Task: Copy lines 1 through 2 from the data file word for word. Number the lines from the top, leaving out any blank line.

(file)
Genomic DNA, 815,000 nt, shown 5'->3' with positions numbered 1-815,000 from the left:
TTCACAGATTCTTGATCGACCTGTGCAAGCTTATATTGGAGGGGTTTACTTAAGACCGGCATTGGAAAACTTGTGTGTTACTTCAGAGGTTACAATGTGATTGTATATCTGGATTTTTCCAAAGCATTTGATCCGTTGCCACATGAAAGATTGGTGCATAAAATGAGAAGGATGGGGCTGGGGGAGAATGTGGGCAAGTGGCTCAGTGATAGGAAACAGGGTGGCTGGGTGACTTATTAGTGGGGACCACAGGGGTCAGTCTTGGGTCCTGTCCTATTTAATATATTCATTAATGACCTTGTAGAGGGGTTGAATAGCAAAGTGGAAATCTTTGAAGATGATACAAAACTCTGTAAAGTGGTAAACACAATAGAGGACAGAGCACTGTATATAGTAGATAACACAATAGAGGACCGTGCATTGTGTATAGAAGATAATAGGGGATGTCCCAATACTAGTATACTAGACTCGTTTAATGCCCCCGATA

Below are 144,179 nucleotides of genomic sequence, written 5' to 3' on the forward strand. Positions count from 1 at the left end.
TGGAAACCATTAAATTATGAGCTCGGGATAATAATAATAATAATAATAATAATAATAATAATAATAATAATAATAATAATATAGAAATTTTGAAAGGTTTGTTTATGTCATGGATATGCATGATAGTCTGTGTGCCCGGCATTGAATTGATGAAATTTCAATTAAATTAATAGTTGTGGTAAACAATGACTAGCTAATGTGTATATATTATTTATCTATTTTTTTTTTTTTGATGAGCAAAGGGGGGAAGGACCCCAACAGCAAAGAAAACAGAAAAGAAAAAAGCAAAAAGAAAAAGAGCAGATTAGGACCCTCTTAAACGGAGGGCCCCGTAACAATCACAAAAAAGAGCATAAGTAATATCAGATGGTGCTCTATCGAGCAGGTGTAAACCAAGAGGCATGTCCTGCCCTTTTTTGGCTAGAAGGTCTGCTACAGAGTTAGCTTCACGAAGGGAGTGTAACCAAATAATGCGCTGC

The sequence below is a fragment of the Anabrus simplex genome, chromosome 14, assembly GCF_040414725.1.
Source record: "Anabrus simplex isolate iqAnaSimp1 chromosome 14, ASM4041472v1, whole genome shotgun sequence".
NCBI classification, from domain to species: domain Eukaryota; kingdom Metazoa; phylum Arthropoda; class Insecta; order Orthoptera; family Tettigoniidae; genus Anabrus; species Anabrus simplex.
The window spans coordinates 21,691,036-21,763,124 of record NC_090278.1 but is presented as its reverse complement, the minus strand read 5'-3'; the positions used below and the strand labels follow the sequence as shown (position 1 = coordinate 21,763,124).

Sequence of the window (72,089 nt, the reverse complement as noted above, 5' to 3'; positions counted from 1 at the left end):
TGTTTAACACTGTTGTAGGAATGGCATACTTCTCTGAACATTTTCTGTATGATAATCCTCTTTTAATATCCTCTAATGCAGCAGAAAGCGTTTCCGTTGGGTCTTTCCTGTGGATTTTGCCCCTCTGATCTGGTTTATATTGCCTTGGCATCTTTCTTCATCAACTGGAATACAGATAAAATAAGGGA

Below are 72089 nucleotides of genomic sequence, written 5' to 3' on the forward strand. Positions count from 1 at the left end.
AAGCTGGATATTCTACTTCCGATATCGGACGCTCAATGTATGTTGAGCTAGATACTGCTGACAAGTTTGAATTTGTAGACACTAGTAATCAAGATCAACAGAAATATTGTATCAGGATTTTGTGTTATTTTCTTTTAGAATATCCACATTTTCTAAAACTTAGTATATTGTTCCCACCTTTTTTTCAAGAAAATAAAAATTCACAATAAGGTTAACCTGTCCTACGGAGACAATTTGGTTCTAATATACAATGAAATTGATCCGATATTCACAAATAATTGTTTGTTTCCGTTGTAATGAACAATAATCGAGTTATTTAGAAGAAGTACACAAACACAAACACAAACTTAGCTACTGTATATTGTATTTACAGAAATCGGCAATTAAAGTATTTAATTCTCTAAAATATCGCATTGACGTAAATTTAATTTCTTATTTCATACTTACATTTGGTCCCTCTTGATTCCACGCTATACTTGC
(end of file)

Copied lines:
Genomic DNA, 815,000 nt, shown 5'->3' with positions numbered 1-815,000 from the left:
TTCACAGATTCTTGATCGACCTGTGCAAGCTTATATTGGAGGGGTTTACTTAAGACCGGCATTGGAAAACTTGTGTGTTACTTCAGAGGTTACAATGTGATTGTATATCTGGATTTTTCCAAAGCATTTGATCCGTTGCCACATGAAAGATTGGTGCATAAAATGAGAAGGATGGGGCTGGGGGAGAATGTGGGCAAGTGGCTCAGTGATAGGAAACAGGGTGGCTGGGTGACTTATTAGTGGGGACCACAGGGGTCAGTCTTGGGTCCTGTCCTATTTAATATATTCATTAATGACCTTGTAGAGGGGTTGAATAGCAAAGTGGAAATCTTTGAAGATGATACAAAACTCTGTAAAGTGGTAAACACAATAGAGGACAGAGCACTGTATATAGTAGATAACACAATAGAGGACCGTGCATTGTGTATAGAAGATAATAGGGGATGTCCCAATACTAGTATACTAGACTCGTTTAATGCCCCCGATA